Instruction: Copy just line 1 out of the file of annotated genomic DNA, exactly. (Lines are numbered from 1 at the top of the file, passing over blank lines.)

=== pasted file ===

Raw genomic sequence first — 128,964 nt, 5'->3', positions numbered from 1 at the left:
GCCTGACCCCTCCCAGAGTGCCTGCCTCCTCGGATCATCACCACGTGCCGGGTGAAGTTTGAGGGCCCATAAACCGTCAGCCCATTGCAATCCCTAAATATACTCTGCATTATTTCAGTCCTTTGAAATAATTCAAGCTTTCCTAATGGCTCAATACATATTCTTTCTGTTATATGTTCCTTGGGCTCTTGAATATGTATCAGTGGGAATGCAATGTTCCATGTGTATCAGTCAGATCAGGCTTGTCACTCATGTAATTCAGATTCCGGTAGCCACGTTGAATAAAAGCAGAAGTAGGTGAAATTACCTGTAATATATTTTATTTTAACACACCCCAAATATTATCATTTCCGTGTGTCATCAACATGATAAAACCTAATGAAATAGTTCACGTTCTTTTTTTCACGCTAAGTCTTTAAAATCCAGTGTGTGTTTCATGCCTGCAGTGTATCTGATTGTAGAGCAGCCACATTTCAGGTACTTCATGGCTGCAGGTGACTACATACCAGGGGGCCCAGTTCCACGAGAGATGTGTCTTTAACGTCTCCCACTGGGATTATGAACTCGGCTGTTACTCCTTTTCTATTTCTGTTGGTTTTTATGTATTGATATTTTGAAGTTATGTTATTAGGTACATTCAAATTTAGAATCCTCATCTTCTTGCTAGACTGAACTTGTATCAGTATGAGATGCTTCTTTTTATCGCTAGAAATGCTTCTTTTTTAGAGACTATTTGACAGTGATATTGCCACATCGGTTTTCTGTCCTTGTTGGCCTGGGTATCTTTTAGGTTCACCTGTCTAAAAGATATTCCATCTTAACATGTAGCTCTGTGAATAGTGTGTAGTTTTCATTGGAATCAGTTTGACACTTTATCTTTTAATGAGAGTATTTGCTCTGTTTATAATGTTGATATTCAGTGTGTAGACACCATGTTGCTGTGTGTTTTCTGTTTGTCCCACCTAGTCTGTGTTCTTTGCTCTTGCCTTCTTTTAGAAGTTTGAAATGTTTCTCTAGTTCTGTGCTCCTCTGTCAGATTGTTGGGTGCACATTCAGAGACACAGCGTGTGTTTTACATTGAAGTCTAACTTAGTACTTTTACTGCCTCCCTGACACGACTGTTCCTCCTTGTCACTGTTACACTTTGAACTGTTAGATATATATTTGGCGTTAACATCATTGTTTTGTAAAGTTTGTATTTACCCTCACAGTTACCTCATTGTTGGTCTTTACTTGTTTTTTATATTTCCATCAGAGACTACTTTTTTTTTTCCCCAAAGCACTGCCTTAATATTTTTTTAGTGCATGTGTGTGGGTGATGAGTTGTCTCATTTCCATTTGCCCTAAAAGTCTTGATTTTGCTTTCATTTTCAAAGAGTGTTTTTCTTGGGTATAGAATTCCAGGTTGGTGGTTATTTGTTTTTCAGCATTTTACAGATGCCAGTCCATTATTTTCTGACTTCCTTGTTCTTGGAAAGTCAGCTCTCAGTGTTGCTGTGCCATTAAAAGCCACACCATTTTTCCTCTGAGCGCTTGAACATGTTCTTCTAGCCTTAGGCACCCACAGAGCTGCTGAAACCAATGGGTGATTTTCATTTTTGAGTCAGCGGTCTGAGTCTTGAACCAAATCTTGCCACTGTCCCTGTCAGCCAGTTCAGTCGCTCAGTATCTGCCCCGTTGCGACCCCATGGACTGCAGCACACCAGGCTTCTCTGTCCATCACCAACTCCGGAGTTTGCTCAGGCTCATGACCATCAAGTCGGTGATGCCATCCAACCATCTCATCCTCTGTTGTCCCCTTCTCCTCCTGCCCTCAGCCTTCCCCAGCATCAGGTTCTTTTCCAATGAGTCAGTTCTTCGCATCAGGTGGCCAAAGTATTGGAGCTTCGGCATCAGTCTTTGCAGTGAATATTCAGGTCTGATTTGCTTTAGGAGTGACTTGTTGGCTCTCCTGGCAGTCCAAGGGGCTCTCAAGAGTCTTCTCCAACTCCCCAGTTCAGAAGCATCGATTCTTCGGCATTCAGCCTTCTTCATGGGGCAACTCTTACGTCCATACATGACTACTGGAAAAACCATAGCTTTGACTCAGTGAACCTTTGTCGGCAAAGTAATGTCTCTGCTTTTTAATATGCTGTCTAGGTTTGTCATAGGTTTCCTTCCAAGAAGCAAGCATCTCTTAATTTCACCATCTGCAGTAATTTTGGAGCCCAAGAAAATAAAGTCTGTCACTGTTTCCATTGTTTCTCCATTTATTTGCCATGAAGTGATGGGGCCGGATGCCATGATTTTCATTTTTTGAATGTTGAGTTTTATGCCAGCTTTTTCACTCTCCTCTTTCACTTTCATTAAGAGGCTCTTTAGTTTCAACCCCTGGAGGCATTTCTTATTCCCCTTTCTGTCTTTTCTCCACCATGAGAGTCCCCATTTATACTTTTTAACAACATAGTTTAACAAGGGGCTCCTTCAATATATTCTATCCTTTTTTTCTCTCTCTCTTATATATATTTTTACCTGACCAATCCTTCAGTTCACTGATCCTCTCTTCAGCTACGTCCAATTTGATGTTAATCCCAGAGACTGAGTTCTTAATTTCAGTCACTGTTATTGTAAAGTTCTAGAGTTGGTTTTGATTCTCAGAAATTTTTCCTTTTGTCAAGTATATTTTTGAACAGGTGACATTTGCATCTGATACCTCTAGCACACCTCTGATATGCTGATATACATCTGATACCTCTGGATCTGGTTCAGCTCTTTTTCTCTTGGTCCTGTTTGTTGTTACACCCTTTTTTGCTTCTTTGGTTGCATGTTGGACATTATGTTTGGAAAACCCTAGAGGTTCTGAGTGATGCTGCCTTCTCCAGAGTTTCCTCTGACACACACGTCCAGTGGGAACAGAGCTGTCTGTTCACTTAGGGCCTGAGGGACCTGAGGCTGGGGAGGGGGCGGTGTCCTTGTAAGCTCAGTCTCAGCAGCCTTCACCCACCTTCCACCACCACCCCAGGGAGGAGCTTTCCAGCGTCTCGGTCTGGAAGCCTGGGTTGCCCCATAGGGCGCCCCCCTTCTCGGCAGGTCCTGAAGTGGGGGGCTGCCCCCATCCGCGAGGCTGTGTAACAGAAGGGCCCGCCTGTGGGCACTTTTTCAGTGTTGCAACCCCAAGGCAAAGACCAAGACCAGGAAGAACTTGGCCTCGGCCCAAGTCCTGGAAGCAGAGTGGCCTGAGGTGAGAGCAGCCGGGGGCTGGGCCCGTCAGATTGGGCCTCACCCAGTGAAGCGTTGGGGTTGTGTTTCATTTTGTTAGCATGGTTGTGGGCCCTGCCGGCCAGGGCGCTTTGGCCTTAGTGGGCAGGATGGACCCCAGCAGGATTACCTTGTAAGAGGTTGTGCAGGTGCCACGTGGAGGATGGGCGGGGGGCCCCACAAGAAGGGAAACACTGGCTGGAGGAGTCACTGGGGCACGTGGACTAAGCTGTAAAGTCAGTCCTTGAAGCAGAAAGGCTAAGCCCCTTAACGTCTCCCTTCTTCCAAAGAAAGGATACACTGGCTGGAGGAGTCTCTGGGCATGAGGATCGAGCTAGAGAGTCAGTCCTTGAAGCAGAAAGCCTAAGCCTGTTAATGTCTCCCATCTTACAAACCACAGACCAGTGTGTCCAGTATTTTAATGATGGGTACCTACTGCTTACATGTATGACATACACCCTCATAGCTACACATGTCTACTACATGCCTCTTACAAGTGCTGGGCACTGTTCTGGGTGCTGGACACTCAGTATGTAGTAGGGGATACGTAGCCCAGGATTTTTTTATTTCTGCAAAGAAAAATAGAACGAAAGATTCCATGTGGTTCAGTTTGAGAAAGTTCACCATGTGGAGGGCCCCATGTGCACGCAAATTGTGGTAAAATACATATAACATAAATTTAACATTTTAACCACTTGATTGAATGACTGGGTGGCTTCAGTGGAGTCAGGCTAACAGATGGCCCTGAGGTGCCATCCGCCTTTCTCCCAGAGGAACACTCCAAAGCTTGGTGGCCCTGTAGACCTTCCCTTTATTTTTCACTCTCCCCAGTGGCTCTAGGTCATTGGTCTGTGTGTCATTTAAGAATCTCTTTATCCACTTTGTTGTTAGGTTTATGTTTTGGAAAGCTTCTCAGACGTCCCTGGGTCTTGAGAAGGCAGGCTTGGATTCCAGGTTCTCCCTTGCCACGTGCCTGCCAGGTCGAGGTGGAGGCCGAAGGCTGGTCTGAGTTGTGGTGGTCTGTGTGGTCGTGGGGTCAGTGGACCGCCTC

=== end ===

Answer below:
Raw genomic sequence first — 128,964 nt, 5'->3', positions numbered from 1 at the left: